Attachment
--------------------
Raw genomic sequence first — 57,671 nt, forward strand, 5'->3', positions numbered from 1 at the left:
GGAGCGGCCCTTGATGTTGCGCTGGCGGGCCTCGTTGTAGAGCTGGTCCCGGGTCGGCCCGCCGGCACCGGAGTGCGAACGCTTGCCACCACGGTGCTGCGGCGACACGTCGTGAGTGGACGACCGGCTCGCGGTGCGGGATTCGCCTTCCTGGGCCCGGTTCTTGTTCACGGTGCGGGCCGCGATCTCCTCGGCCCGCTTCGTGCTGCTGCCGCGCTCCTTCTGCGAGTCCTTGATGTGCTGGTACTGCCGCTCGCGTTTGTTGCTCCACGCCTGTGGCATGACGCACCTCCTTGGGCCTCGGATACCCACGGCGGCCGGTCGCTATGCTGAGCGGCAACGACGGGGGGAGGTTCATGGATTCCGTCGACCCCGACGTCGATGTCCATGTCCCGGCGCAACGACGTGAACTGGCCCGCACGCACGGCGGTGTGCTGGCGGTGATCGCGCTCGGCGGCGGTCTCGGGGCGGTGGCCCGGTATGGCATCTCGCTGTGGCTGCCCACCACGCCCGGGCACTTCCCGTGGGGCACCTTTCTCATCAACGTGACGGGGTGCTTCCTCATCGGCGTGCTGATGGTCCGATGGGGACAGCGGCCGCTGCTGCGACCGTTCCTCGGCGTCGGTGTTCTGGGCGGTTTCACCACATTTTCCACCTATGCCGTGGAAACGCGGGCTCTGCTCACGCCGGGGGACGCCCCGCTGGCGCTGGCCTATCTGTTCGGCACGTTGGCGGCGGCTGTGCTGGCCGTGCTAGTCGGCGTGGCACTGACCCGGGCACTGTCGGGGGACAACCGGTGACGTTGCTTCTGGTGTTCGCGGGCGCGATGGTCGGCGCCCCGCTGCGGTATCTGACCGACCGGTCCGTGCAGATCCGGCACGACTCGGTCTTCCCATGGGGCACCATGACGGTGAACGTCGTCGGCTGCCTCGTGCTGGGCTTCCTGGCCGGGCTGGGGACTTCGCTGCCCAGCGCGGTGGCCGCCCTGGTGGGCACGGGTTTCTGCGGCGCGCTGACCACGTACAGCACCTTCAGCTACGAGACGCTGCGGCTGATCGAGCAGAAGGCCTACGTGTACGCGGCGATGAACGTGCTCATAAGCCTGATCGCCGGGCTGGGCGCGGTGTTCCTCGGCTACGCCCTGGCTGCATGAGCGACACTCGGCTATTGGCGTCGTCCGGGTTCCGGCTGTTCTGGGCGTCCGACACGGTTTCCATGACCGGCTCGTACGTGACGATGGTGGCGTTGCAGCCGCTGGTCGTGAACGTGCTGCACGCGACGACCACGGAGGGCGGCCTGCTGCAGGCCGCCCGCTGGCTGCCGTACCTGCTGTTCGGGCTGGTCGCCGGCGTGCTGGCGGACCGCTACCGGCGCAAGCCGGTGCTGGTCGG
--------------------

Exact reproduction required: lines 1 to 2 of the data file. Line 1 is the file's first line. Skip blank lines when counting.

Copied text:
Raw genomic sequence first — 57,671 nt, forward strand, 5'->3', positions numbered from 1 at the left:
GGAGCGGCCCTTGATGTTGCGCTGGCGGGCCTCGTTGTAGAGCTGGTCCCGGGTCGGCCCGCCGGCACCGGAGTGCGAACGCTTGCCACCACGGTGCTGCGGCGACACGTCGTGAGTGGACGACCGGCTCGCGGTGCGGGATTCGCCTTCCTGGGCCCGGTTCTTGTTCACGGTGCGGGCCGCGATCTCCTCGGCCCGCTTCGTGCTGCTGCCGCGCTCCTTCTGCGAGTCCTTGATGTGCTGGTACTGCCGCTCGCGTTTGTTGCTCCACGCCTGTGGCATGACGCACCTCCTTGGGCCTCGGATACCCACGGCGGCCGGTCGCTATGCTGAGCGGCAACGACGGGGGGAGGTTCATGGATTCCGTCGACCCCGACGTCGATGTCCATGTCCCGGCGCAACGACGTGAACTGGCCCGCACGCACGGCGGTGTGCTGGCGGTGATCGCGCTCGGCGGCGGTCTCGGGGCGGTGGCCCGGTATGGCATCTCGCTGTGGCTGCCCACCACGCCCGGGCACTTCCCGTGGGGCACCTTTCTCATCAACGTGACGGGGTGCTTCCTCATCGGCGTGCTGATGGTCCGATGGGGACAGCGGCCGCTGCTGCGACCGTTCCTCGGCGTCGGTGTTCTGGGCGGTTTCACCACATTTTCCACCTATGCCGTGGAAACGCGGGCTCTGCTCACGCCGGGGGACGCCCCGCTGGCGCTGGCCTATCTGTTCGGCACGTTGGCGGCGGCTGTGCTGGCCGTGCTAGTCGGCGTGGCACTGACCCGGGCACTGTCGGGGGACAACCGGTGACGTTGCTTCTGGTGTTCGCGGGCGCGATGGTCGGCGCCCCGCTGCGGTATCTGACCGACCGGTCCGTGCAGATCCGGCACGACTCGGTCTTCCCATGGGGCACCATGACGGTGAACGTCGTCGGCTGCCTCGTGCTGGGCTTCCTGGCCGGGCTGGGGACTTCGCTGCCCAGCGCGGTGGCCGCCCTGGTGGGCACGGGTTTCTGCGGCGCGCTGACCACGTACAGCACCTTCAGCTACGAGACGCTGCGGCTGATCGAGCAGAAGGCCTACGTGTACGCGGCGATGAACGTGCTCATAAGCCTGATCGCCGGGCTGGGCGCGGTGTTCCTCGGCTACGCCCTGGCTGCATGAGCGACACTCGGCTATTGGCGTCGTCCGGGTTCCGGCTGTTCTGGGCGTCCGACACGGTTTCCATGACCGGCTCGTACGTGACGATGGTGGCGTTGCAGCCGCTGGTCGTGAACGTGCTGCACGCGACGACCACGGAGGGCGGCCTGCTGCAGGCCGCCCGCTGGCTGCCGTACCTGCTGTTCGGGCTGGTCGCCGGCGTGCTGGCGGACCGCTACCGGCGCAAGCCGGTGCTGGTCGG